What’s Up, Elon: The 60 Minutes Interview Revealed Musk Doesn’t Respect the SEC, Nobody Reviews His Tweets + More

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Nexter.org keeps in touch with the latest news and announcements from the most famous tech inventor and entrepreneur  – Elon Musk. Here’s what you might have missed.

Tesla tests Autopilot upgrade

Source: cbsnews

Tesla has teased that Navigate on Autopilot will gradually handle more and more driving responsibilities, but those aren’t just fanciful long-term plans – they’re very much on the roadmap for the near future. In the midst of a public pitch for Navigate on Autopilot, Elon Musk mentioned that Tesla is currently testing “traffic lights, stop signs & roundabouts” in pre-release software.

It’s not certain when these features will be available.

Elon Musk missed Model 3 production targets due to stupidity

Source: cbsnews

Tesla missing its deadlines for Model 3 production targets was not done on purpose, rather it was done out of stupidity, CEO Elon Musk said during an interview with ’60 Minutes’ on Sunday.

“Well, I mean, punctuality is not my strong suit…. Why would people think that if I’ve been late on all the other models that I’d suddenly be on time with this one,” Musk said.

When it was pointed out to him that his critics would call this lying he countered by explaining it was actually stupidity.

“People should not ascribe to malice that which can easily be explained by stupidity. So it’s like, just because I’m like dumb at predicting dates does not mean I am untruthful. I don’t know. I’ve never made a mass-produced car. How am I supposed to know with precision when it’s going to get done?”

Elon Musk says nobody is approving his tweets and he doesn’t respect SEC 

Elon Musk doesn’t respect the Securities and Exchange Commission (SEC), he said in an interview with CBS’s 60 Minutes that aired Sunday night.

Musk told CBS’s Lesley Stahl that none of his tweets have been censored since reaching a settlement with the SEC in September. He said that no one has to read his tweets before he hits send. He also explained he’d personally picked his successor as Tesla’s chairperson, before undercutting her authority by saying he could “get anything done that I want.”

“I want to be clear, I do not respect the SEC, I do not respect them,” Musk said when asked about the SEC lawsuit brought against Musk earlier this year.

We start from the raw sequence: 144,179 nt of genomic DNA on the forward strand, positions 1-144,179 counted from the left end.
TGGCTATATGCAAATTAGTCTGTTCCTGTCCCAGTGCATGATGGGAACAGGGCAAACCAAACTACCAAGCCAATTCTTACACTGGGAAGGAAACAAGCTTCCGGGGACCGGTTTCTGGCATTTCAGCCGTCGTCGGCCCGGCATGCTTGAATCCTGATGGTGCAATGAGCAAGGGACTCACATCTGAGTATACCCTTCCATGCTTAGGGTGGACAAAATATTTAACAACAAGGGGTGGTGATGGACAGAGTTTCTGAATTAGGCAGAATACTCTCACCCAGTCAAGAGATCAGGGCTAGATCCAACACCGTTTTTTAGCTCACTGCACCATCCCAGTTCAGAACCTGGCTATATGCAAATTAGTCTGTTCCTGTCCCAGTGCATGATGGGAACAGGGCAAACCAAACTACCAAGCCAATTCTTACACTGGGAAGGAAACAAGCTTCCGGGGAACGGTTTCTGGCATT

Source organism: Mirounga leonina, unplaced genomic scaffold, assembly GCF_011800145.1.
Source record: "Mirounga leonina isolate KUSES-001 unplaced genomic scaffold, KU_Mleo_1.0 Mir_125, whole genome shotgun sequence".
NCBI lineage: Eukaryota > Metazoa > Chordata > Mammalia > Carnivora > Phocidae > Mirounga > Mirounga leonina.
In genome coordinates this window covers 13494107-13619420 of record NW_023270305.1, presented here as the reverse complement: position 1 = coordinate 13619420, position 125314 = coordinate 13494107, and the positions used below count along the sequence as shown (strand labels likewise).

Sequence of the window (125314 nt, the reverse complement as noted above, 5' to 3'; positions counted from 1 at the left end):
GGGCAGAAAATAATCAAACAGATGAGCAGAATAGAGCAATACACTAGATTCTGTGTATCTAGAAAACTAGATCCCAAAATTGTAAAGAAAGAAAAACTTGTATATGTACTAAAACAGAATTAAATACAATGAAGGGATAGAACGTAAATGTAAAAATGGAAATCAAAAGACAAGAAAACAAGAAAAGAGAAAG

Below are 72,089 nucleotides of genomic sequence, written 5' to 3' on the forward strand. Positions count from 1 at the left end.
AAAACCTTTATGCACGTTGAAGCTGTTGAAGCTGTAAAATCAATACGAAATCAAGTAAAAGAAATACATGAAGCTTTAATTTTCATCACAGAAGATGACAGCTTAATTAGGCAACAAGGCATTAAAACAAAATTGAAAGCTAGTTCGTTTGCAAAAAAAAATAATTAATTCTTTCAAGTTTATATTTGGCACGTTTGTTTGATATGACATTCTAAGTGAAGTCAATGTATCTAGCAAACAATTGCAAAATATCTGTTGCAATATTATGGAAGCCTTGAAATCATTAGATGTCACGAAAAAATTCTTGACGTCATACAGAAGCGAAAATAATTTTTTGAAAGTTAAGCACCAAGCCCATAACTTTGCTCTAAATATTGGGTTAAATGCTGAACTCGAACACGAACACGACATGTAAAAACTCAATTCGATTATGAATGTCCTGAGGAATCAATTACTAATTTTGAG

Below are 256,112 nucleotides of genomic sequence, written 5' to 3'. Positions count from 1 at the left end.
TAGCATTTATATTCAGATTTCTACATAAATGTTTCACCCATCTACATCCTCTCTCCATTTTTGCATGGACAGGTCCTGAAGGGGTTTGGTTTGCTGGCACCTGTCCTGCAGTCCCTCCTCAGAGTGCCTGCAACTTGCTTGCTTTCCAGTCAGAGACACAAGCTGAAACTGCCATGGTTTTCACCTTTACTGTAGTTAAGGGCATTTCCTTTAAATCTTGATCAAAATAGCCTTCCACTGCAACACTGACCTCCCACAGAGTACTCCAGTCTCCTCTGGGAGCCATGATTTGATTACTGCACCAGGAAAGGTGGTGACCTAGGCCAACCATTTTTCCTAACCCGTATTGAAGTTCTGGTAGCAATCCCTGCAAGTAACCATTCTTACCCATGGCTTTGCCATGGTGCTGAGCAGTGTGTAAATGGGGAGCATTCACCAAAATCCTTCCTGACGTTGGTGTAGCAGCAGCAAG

The SEC sued Musk in September alleging that he shared “false and misleading statements” about taking Tesla private when he tweeted about doing exactly that.

Musk reached a settlement with the SEC in late September that required him to pay $20 million and step down as Tesla’s chairman for a minimum of three years. Tesla was also required to pay $20 million to the SEC as part of the deal.

Tesla, Tezla or Faraday?

Tesla almost had a very different name—until Elon Musk and his co-founders bought the rights to “Tesla” for $75,000.

He and the company’s other founders did not come up with or own the name Tesla, the Tesla CEO told Lesley Stahl on a 60 Minutes interview airing Sunday night. Instead, they bought it for $75,000 from Brad Siewert, a man in Sacramento who owned the rights to Tesla Motors, which was named after Nikola Tesla, the scientist and engineer.

In a post on Twitter sharing “Tesla history trivia,” Musk said that the co-founders bought the name from Siewert in 2004. Siewert had filed for the name 10 years earlier.

Tesla’s backup name? Faraday. That name comes from Faraday’s law of induction, named for scientist Michael Faraday.

Musk also told Stahl that he pronounces the company name as “Tezla.” He said, “It’s with a Z, because I get sort of a Z-ish sound.”

SpaceX’s failed landing

For the first time ever, a SpaceX Falcon 9 rocket fails to stick a ground landing.

Falcon 9 hoisted a Dragon spacecraft into orbit, bound for the International Space Station.

The Falcon’s first stage, the largest and most expensive portion of the rocket, was expected to navigate itself back to land after launching the Dragon spacecraft. But instead of gently touching down in the middle of SpaceX’s designated landing pad, the booster made an unscheduled plop into the Atlantic Ocean, just off the Florida coast.

Video footage shared shortly after the incident shows the booster spinning out of control as it headed towards land.


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